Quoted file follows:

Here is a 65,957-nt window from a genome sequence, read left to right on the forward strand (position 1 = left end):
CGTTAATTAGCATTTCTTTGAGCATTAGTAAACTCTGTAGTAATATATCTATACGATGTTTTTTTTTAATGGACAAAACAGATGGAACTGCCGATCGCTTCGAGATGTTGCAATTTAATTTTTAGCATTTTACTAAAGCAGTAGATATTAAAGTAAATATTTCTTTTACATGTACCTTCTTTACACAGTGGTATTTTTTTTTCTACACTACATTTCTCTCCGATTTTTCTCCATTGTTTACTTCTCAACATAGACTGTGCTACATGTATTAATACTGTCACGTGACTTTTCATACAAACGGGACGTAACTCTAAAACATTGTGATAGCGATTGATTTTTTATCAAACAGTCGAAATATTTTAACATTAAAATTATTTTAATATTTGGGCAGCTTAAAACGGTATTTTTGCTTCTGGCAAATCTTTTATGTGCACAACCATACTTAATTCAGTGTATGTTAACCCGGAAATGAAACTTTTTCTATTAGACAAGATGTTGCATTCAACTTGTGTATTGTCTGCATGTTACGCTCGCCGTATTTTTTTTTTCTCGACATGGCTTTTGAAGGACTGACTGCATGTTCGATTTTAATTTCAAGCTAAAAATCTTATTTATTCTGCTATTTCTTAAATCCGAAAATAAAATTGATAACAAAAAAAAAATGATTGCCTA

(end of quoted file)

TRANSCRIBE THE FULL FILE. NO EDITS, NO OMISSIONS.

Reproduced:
Here is a 65,957-nt window from a genome sequence, read left to right on the forward strand (position 1 = left end):
CGTTAATTAGCATTTCTTTGAGCATTAGTAAACTCTGTAGTAATATATCTATACGATGTTTTTTTTTAATGGACAAAACAGATGGAACTGCCGATCGCTTCGAGATGTTGCAATTTAATTTTTAGCATTTTACTAAAGCAGTAGATATTAAAGTAAATATTTCTTTTACATGTACCTTCTTTACACAGTGGTATTTTTTTTTCTACACTACATTTCTCTCCGATTTTTCTCCATTGTTTACTTCTCAACATAGACTGTGCTACATGTATTAATACTGTCACGTGACTTTTCATACAAACGGGACGTAACTCTAAAACATTGTGATAGCGATTGATTTTTTATCAAACAGTCGAAATATTTTAACATTAAAATTATTTTAATATTTGGGCAGCTTAAAACGGTATTTTTGCTTCTGGCAAATCTTTTATGTGCACAACCATACTTAATTCAGTGTATGTTAACCCGGAAATGAAACTTTTTCTATTAGACAAGATGTTGCATTCAACTTGTGTATTGTCTGCATGTTACGCTCGCCGTATTTTTTTTTTCTCGACATGGCTTTTGAAGGACTGACTGCATGTTCGATTTTAATTTCAAGCTAAAAATCTTATTTATTCTGCTATTTCTTAAATCCGAAAATAAAATTGATAACAAAAAAAAAATGATTGCCTA